7. FCC v. League of Women Voters (1984) (dissenting opinion)

    The League of Women Voters challenged a provision of the 1967 Public Broadcasting Act that prohibited noncommercial educational radio stations from editorializing. The high court agreed, with Justice Brennan writing for the majority that the provision was a content-based restriction on political speech that deprived listeners of important information.

    Stevens disagreed, authoring a disturbing dissent that argued the government’s interest in neutrality was more important than ensuring free speech over the airwaves. “The quality of the interest in maintaining government neutrality in the free market of ideas — of avoiding subtle forms of censorship and propaganda — outweigh(s) the impact on expression that results from this statute,” he wrote.

  8. Nixon v. Shrink Mo. Gov. PAC (2001) (concurring opinion)

    Voting 6-3, the Court ruled that a Missouri law limiting campaign contributions did not violate the First Amendment. In his concurring opinion, Stevens wrote: “Money is property; it is not speech.” Many First Amendment experts contend just the opposite, because when people contribute to a political candidate or cause, they are expressing support.

  9. Boy Scouts of America v. Dale (2000) (dissenting opinion)

    The justices took up the contentious question of whether the Boy Scouts of America had a First Amendment right to exclude a gay troop leader. The Court split 5-4, with the majority holding that organizations have a First Amendment-based right of expressive association and cannot be forced by the state to adopt positions or statements contrary to their stated beliefs.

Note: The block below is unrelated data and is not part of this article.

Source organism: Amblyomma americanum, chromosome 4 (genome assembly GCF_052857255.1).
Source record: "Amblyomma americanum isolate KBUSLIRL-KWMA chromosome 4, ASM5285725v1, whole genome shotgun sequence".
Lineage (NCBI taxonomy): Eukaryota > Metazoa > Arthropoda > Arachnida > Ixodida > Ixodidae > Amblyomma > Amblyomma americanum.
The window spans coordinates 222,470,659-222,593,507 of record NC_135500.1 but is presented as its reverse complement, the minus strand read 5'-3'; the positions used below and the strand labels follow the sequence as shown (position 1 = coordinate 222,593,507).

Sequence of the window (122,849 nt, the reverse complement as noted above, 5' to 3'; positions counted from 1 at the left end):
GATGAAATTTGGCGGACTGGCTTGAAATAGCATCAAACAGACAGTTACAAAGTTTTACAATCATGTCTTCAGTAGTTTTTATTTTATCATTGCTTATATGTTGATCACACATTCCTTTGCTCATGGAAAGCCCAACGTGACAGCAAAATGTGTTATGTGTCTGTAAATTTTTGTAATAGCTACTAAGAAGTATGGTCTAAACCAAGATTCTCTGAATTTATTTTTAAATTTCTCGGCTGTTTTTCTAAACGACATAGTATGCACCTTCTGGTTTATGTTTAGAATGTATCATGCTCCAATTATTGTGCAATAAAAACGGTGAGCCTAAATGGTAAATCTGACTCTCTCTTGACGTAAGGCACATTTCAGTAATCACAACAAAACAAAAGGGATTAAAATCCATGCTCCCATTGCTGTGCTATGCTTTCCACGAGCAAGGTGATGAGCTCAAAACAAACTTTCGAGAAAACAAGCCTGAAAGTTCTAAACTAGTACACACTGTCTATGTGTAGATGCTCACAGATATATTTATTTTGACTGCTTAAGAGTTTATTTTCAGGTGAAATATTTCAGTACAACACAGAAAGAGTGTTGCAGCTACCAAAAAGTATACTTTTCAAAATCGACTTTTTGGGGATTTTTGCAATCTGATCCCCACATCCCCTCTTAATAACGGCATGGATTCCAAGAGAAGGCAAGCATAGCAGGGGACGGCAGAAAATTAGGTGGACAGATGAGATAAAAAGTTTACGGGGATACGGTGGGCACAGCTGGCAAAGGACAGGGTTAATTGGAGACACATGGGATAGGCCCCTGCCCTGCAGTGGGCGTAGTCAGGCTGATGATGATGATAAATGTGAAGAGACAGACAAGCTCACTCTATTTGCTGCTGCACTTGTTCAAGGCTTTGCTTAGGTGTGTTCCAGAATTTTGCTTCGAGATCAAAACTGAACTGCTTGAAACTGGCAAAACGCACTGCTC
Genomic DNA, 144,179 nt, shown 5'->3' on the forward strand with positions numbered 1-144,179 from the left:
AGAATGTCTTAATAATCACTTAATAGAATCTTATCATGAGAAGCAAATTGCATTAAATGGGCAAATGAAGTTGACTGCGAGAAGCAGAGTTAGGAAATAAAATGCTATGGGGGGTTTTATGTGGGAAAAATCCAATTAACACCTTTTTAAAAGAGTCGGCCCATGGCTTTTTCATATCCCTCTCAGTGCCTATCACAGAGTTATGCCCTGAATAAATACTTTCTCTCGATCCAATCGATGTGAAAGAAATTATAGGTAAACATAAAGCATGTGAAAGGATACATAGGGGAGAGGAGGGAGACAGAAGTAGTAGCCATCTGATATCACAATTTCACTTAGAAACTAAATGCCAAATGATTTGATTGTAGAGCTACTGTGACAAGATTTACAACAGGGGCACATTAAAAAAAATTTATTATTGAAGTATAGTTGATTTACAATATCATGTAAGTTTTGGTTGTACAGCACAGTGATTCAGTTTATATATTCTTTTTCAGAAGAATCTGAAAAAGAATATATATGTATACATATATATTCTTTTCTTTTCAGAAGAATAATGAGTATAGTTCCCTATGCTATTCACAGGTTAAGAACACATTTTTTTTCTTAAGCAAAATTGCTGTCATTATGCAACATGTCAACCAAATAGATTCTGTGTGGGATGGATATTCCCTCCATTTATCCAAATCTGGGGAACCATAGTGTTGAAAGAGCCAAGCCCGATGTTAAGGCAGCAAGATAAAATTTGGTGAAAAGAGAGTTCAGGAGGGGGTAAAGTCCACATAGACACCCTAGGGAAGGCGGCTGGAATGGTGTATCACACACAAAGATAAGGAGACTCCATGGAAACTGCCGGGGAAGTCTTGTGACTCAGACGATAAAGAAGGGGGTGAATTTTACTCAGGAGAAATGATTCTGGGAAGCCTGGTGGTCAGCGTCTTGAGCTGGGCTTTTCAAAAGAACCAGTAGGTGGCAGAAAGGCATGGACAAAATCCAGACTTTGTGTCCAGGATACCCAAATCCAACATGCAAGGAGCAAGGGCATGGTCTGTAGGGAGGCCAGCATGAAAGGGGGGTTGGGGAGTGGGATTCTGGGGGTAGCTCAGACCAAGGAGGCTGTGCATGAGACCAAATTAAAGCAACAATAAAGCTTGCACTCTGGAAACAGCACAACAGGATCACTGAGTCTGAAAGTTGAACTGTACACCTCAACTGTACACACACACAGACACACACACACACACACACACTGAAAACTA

The majority opinion increased recognition and respect for the right of expressive association. But in dissent, Stevens claimed that the Boy Scouts had failed to adopt a clear position against homosexuality. His opinion also failed to recognize protection for group’s expressive-association rights.

  10. Glickman v. Wileman Bros. (1997)

    The Court ruled 5-4 that California officials could impose an assessment fee on tree-fruit producers and handlers to pay for generic advertisements for nectarines, plums and peaches. The majority rejected the growers’ argument that the state was compelling them to engage in speech by funding advertising they did not endorse.

    Stevens’ majority opinion ignored the compelled-speech issue. He reasoned that the program only made the producers “make contributions for advertising.” The four dissenting justices argued that the case did involve compelled commercial speech.


Related

Stevens' top 10 in First Amendment jurisprudence

By David L. Hudson Jr. From Internet to adult entertainment, justice had hand in many important rulings. 04.14.10

Justice Stevens & the First Amendment